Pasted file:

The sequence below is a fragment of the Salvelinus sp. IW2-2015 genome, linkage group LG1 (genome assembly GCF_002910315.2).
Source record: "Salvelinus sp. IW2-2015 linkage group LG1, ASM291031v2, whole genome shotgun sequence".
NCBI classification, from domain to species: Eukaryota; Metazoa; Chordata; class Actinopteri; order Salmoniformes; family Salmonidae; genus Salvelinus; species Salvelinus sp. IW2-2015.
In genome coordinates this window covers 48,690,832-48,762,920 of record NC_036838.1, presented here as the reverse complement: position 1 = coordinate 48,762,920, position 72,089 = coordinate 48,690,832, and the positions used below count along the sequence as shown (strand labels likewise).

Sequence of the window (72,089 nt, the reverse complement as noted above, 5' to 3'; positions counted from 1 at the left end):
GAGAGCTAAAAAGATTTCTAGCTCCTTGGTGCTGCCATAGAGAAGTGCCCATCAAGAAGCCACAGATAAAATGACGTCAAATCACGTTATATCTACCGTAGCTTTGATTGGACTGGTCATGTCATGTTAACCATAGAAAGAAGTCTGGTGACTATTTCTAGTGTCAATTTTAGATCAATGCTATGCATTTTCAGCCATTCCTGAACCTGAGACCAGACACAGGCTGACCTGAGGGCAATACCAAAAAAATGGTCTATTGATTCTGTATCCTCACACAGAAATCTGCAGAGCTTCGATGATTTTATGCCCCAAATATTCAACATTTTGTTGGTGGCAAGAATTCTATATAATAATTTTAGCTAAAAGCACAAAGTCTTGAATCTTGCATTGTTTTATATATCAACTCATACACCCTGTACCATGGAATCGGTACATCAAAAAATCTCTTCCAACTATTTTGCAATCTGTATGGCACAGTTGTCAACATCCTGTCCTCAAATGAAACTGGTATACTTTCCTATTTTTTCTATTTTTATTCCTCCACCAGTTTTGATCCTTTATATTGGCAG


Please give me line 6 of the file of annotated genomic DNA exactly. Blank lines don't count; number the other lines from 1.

GAGAGCTAAAAAGATTTCTAGCTCCTTGGTGCTGCCATAGAGAAGTGCCCATCAAGAAGCCACAGATAAAATGACGTCAAATCACGTTATATCTACCGTAGCTTTGATTGGACTGGTCATGTCATGTTAACCATAGAAAGAAGTCTGGTGACTATTTCTAGTGTCAATTTTAGATCAATGCTATGCATTTTCAGCCATTCCTGAACCTGAGACCAGACACAGGCTGACCTGAGGGCAATACCAAAAAAATGGTCTATTGATTCTGTATCCTCACACAGAAATCTGCAGAGCTTCGATGATTTTATGCCCCAAATATTCAACATTTTGTTGGTGGCAAGAATTCTATATAATAATTTTAGCTAAAAGCACAAAGTCTTGAATCTTGCATTGTTTTATATATCAACTCATACACCCTGTACCATGGAATCGGTACATCAAAAAATCTCTTCCAACTATTTTGCAATCTGTATGGCACAGTTGTCAACATCCTGTCCTCAAATGAAACTGGTATACTTTCCTATTTTTTCTATTTTTATTCCTCCACCAGTTTTGATCCTTTATATTGGCAG